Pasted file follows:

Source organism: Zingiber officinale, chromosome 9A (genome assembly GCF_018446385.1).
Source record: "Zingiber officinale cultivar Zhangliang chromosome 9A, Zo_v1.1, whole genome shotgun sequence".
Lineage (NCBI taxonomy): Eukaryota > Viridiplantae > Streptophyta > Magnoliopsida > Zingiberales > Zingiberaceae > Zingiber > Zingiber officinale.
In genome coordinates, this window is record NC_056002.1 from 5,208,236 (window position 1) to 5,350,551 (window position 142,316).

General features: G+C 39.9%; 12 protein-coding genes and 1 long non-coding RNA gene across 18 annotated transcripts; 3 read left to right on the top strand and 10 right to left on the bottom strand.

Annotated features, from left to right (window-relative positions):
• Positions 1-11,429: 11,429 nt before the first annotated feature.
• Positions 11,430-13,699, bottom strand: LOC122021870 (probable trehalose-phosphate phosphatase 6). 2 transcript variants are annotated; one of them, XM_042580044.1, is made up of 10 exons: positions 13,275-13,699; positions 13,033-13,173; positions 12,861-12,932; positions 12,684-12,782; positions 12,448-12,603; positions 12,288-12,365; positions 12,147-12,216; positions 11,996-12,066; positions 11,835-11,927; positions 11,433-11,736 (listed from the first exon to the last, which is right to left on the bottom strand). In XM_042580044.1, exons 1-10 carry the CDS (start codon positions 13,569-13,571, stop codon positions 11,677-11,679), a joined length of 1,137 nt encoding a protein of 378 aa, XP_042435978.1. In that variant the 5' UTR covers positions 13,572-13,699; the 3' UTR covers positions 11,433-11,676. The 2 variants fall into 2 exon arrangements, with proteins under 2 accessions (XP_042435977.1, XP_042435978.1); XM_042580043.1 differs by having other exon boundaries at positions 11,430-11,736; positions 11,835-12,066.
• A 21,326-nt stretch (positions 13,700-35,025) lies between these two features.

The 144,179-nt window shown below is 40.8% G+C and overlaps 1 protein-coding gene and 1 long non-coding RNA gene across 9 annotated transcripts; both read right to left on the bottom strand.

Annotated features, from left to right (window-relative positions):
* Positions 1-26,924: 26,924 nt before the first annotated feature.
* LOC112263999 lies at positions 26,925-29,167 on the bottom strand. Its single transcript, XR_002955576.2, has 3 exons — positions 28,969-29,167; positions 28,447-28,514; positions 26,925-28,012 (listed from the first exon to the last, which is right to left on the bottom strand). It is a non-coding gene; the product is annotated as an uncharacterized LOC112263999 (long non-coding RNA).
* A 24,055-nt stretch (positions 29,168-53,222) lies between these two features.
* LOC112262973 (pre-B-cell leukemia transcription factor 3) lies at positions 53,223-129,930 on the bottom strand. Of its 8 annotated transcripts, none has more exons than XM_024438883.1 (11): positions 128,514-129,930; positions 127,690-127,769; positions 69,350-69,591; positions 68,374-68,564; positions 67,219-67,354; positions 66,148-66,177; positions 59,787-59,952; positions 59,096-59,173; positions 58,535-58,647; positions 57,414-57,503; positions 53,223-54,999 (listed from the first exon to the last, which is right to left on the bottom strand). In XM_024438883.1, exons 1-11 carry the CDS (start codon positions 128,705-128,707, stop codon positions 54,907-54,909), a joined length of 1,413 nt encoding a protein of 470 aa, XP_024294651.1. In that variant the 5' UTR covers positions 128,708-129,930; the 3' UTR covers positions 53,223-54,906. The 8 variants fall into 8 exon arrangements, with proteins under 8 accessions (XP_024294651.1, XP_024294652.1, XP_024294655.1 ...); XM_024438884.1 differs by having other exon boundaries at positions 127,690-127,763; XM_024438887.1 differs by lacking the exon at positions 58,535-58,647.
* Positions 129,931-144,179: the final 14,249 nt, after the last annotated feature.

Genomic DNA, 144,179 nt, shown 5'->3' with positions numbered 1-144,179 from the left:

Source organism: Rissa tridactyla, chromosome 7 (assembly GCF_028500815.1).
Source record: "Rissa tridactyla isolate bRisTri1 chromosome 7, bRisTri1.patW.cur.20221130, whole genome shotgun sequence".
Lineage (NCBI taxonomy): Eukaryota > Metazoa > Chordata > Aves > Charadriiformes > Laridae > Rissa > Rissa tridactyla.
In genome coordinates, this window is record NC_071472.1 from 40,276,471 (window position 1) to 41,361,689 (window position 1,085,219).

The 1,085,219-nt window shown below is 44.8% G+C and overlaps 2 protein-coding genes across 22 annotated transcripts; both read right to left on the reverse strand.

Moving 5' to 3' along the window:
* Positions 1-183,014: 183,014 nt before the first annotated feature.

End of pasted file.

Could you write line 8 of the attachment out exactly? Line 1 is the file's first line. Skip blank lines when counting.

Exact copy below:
• Positions 11,430-13,699, bottom strand: LOC122021870 (probable trehalose-phosphate phosphatase 6). 2 transcript variants are annotated; one of them, XM_042580044.1, is made up of 10 exons: positions 13,275-13,699; positions 13,033-13,173; positions 12,861-12,932; positions 12,684-12,782; positions 12,448-12,603; positions 12,288-12,365; positions 12,147-12,216; positions 11,996-12,066; positions 11,835-11,927; positions 11,433-11,736 (listed from the first exon to the last, which is right to left on the bottom strand). In XM_042580044.1, exons 1-10 carry the CDS (start codon positions 13,569-13,571, stop codon positions 11,677-11,679), a joined length of 1,137 nt encoding a protein of 378 aa, XP_042435978.1. In that variant the 5' UTR covers positions 13,572-13,699; the 3' UTR covers positions 11,433-11,676. The 2 variants fall into 2 exon arrangements, with proteins under 2 accessions (XP_042435977.1, XP_042435978.1); XM_042580043.1 differs by having other exon boundaries at positions 11,430-11,736; positions 11,835-12,066.